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Baker lends his talent to Gill's memoir, the subject of considerable industry buzz and the basis for a 2008 movie starring Tom Hanks. Baker's enunciation and cadence perfectly match the essence of Gill, a well-bred and erudite—yet down-on-his luck—advertising executive who discovers the true meaning of life while working as a Starbucks barista. Baker also delivers especially evocative performances of Gill's hardworking—but fun-loving—young colleagues Kester and Anthony. His portrayal of store manager and mentor Crystal seems slightly underwhelming given her character's pivotal role in the story. All in all, Baker remains true to the spirit of the material, and his rendition of the workplace banter should ring especially true with service industry veterans. Critics quick to dismiss the project for its high-concept elements will probably remain unmoved, but fans of such popular inspirational/motivational memoirs as Tuesdays with Morrie should find the experience good to the last drop.
Copyright © Reed Business Information, a division of Reed Elsevier Inc. All rights reserved. --This text refers to the Audio CD edition.
*Starred Review* Yale graduate, prosperous ad exec: Gill has it all. Then he turns 60 and finds himself precipitously bounced from his job and saddled with the triple threats of a ruined marriage, an unexpected newborn, and a brain tumor. Despairing at the prospect of looming poverty, he stops at a Manhattan Starbucks to comfort himself with a latte. By chance he sits down next to Crystal, a young African American woman recruiting new workers for the coffee giant, and she offers him a job. Almost as an act of desperation, he accepts, and he dons the uniform of a barista-in-training at an Upper West Side Starbucks. This son of privilege who had hobnobbed with Queen Elizabeth, T. S. Eliot, and Jackie Onassis, now keeps daily company with a diverse crew of brash young New Yorkers for whom Starbucks' progressive employee benefits and demanding, inspiring standards of public service offer hope. Gill starts at the bottom, cleaning the bathroom, and he has trouble mastering the cash register. Over the months he learns to deeply respect Crystal, to appreciate the mutual support of his coworkers, and to genuinely cherish the passing parade of customers, each unique. To his own astonishment, he realizes that he actually looks forward joyfully to every hectic, exhausting workday. Other corporate giants can only envy the sheer goodwill that this memoir will inevitably generate for Starbucks. What a read. Knoblauch, Mark --This text refers to an out of print or unavailable edition of this title.See all Editorial Reviews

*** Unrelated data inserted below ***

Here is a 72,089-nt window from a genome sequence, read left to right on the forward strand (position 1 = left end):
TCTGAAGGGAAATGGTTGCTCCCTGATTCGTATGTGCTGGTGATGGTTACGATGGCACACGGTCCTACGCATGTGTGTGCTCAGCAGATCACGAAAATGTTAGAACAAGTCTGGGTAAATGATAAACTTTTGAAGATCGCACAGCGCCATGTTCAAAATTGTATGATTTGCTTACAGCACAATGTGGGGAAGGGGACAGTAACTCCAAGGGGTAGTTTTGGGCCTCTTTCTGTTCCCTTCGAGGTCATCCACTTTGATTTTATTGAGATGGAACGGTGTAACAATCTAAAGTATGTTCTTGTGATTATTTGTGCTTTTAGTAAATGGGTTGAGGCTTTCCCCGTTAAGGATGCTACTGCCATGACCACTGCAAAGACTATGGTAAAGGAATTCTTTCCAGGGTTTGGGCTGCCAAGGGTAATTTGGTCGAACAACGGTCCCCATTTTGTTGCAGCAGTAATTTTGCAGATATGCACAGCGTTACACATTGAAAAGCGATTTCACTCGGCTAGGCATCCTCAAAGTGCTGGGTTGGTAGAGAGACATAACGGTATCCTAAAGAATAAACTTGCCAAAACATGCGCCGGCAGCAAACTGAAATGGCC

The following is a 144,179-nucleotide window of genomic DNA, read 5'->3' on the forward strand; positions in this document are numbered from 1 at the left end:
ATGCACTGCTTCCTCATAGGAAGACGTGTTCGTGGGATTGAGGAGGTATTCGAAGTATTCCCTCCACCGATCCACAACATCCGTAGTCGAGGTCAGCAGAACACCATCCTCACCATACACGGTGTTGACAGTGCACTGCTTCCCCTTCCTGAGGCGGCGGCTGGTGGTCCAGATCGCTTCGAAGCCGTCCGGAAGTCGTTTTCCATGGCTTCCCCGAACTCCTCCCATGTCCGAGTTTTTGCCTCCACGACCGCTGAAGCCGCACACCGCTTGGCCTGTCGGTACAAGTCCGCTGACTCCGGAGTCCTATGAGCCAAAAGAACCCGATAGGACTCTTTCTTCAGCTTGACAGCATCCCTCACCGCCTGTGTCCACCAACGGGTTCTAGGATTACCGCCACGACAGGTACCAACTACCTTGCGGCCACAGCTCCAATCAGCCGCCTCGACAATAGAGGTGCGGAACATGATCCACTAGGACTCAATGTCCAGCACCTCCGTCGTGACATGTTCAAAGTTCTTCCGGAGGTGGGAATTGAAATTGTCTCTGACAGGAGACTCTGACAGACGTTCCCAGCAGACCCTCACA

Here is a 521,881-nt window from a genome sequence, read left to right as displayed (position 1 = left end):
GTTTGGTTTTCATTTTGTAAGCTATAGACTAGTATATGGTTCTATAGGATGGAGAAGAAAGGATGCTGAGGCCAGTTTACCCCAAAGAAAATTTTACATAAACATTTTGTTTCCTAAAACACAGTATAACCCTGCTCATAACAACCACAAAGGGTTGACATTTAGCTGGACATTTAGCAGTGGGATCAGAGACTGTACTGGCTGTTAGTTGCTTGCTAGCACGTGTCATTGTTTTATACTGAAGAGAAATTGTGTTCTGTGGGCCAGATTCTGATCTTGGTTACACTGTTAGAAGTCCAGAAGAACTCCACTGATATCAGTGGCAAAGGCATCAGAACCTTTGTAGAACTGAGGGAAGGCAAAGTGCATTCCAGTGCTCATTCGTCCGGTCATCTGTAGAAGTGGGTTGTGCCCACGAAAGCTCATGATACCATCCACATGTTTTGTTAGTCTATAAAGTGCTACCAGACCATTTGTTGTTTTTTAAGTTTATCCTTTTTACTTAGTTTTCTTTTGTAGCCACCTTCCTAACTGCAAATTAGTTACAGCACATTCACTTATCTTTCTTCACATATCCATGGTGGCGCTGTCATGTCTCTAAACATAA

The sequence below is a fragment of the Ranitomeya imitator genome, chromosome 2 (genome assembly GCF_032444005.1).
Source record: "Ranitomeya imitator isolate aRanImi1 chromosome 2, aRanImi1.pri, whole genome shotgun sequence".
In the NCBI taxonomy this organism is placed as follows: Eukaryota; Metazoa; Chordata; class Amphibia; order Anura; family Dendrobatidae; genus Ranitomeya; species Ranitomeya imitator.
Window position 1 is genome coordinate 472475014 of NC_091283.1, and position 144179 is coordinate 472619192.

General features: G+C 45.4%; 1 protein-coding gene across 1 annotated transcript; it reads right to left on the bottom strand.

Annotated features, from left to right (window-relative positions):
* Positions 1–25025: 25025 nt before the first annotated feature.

Really enjoyed this book! Michael achieved what everyone wants in life:to be truly happy. A real wake up call to listen to your heart!Published 1 hour ago by Laura R
Forced to leave his comfort zone, Mike is introduced to a new world by working at Starbucks. Mike is a likable person by far and his Partner's are described with a true eye for... Read morePublished 6 days ago by @Bookwormanista
FANTASTIC BOOK! Inspiring and an easy read (in a day or two); it made me reflect on all sorts of points in my life. It shows that success is a matter of perspective. Read morePublished 28 days ago by Bartorama
There is nothing special in this story but it is still a good story to read and learn for everyone.
Especially in the time we are in the high of crazy capitalism. Read more
Mandatory read for high school granddaughter. Then I read it and enjoyed it immensely.Published 2 months ago by Wanda Wyatt